Breast Cancer Risk in CHEK

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Science  03 May 2002:
Vol. 296, Issue 5569, pp. 807
DOI: 10.1126/science.296.5569.807d

Women with mutations in the BRCA1 or BRCA2 genes have a high risk of developing breast cancer; however, only 15 to 20% of overall familial risk for the disease can be explained by the presence of these two genes. According to current models, the residual familial clustering is unlikely to be due to rare mutations in additional high-risk genes but is more likely to be due to common variants of a large number of genes, each of which confers a small effect on disease risk.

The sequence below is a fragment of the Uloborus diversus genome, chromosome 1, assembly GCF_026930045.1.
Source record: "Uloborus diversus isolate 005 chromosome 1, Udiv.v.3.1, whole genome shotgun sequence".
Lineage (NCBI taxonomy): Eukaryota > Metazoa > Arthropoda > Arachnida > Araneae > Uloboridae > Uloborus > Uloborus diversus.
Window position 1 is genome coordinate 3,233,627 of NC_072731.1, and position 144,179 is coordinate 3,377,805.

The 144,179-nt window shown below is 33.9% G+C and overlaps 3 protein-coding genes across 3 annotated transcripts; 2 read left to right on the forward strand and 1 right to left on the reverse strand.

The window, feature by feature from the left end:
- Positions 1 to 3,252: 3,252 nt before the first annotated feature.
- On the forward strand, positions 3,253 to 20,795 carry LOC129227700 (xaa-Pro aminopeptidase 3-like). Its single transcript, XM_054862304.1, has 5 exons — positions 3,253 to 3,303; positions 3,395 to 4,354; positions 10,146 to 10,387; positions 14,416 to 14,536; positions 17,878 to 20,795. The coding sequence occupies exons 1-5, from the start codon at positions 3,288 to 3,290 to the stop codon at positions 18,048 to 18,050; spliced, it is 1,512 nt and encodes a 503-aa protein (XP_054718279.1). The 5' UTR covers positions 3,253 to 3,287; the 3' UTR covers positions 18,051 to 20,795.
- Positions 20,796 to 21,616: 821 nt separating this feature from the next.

A large Breast Cancer Consortium has now identified the CHEK2 gene on chromosome 22q as one of these so-called “low-penetrance” breast cancer susceptibility genes. CHEK2 encodes a cell-cycle checkpoint kinase that is activated in response to DNA damage and prevents the cell from entering mitosis. A truncating variant allele of CHEK2 that abolishes the protein's kinase activity was found to confer a twofold increase in the risk of breast cancer risk for women and a 10-fold increase in risk for men.—PAK

Nature Genet. 10.1038/ng879 (2002).

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